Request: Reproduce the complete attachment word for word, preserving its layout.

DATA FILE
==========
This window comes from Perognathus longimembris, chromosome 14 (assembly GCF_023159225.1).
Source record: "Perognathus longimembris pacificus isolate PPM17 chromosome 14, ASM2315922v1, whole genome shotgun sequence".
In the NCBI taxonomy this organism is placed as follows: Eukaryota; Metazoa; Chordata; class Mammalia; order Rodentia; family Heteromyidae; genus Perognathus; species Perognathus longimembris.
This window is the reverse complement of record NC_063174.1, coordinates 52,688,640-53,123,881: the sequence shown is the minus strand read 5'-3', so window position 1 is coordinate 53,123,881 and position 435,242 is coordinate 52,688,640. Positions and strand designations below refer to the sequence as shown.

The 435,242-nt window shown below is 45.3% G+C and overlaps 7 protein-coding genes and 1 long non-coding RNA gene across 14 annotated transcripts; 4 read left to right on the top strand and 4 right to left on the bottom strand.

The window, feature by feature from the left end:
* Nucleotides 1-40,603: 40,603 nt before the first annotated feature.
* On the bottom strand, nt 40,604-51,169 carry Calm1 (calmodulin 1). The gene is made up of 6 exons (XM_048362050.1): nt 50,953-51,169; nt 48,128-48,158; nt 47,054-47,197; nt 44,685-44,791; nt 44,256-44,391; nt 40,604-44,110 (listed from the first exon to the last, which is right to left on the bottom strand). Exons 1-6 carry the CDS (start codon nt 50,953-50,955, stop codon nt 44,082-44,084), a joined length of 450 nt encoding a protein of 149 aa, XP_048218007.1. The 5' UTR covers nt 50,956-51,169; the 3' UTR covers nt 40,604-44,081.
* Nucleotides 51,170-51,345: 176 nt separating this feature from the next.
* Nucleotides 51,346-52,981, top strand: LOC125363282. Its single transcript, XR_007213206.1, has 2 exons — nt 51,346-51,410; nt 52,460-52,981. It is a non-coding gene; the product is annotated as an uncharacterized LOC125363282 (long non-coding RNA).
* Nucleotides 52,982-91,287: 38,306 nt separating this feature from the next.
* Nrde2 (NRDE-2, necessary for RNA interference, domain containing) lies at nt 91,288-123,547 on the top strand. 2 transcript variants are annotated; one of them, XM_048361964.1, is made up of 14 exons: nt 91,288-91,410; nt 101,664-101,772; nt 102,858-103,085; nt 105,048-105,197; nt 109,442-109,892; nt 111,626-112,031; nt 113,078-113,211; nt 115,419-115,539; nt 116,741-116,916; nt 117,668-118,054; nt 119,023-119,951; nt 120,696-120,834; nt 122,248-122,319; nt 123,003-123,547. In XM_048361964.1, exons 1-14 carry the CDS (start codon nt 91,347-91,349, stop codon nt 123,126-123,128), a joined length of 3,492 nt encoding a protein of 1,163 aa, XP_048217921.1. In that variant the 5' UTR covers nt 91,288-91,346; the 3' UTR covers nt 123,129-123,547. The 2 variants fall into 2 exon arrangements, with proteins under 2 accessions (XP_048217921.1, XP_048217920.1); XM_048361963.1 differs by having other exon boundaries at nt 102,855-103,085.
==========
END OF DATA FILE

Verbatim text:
This window comes from Perognathus longimembris, chromosome 14 (assembly GCF_023159225.1).
Source record: "Perognathus longimembris pacificus isolate PPM17 chromosome 14, ASM2315922v1, whole genome shotgun sequence".
In the NCBI taxonomy this organism is placed as follows: Eukaryota; Metazoa; Chordata; class Mammalia; order Rodentia; family Heteromyidae; genus Perognathus; species Perognathus longimembris.
This window is the reverse complement of record NC_063174.1, coordinates 52,688,640-53,123,881: the sequence shown is the minus strand read 5'-3', so window position 1 is coordinate 53,123,881 and position 435,242 is coordinate 52,688,640. Positions and strand designations below refer to the sequence as shown.

The 435,242-nt window shown below is 45.3% G+C and overlaps 7 protein-coding genes and 1 long non-coding RNA gene across 14 annotated transcripts; 4 read left to right on the top strand and 4 right to left on the bottom strand.

The window, feature by feature from the left end:
* Nucleotides 1-40,603: 40,603 nt before the first annotated feature.
* On the bottom strand, nt 40,604-51,169 carry Calm1 (calmodulin 1). The gene is made up of 6 exons (XM_048362050.1): nt 50,953-51,169; nt 48,128-48,158; nt 47,054-47,197; nt 44,685-44,791; nt 44,256-44,391; nt 40,604-44,110 (listed from the first exon to the last, which is right to left on the bottom strand). Exons 1-6 carry the CDS (start codon nt 50,953-50,955, stop codon nt 44,082-44,084), a joined length of 450 nt encoding a protein of 149 aa, XP_048218007.1. The 5' UTR covers nt 50,956-51,169; the 3' UTR covers nt 40,604-44,081.
* Nucleotides 51,170-51,345: 176 nt separating this feature from the next.
* Nucleotides 51,346-52,981, top strand: LOC125363282. Its single transcript, XR_007213206.1, has 2 exons — nt 51,346-51,410; nt 52,460-52,981. It is a non-coding gene; the product is annotated as an uncharacterized LOC125363282 (long non-coding RNA).
* Nucleotides 52,982-91,287: 38,306 nt separating this feature from the next.
* Nrde2 (NRDE-2, necessary for RNA interference, domain containing) lies at nt 91,288-123,547 on the top strand. 2 transcript variants are annotated; one of them, XM_048361964.1, is made up of 14 exons: nt 91,288-91,410; nt 101,664-101,772; nt 102,858-103,085; nt 105,048-105,197; nt 109,442-109,892; nt 111,626-112,031; nt 113,078-113,211; nt 115,419-115,539; nt 116,741-116,916; nt 117,668-118,054; nt 119,023-119,951; nt 120,696-120,834; nt 122,248-122,319; nt 123,003-123,547. In XM_048361964.1, exons 1-14 carry the CDS (start codon nt 91,347-91,349, stop codon nt 123,126-123,128), a joined length of 3,492 nt encoding a protein of 1,163 aa, XP_048217921.1. In that variant the 5' UTR covers nt 91,288-91,346; the 3' UTR covers nt 123,129-123,547. The 2 variants fall into 2 exon arrangements, with proteins under 2 accessions (XP_048217921.1, XP_048217920.1); XM_048361963.1 differs by having other exon boundaries at nt 102,855-103,085.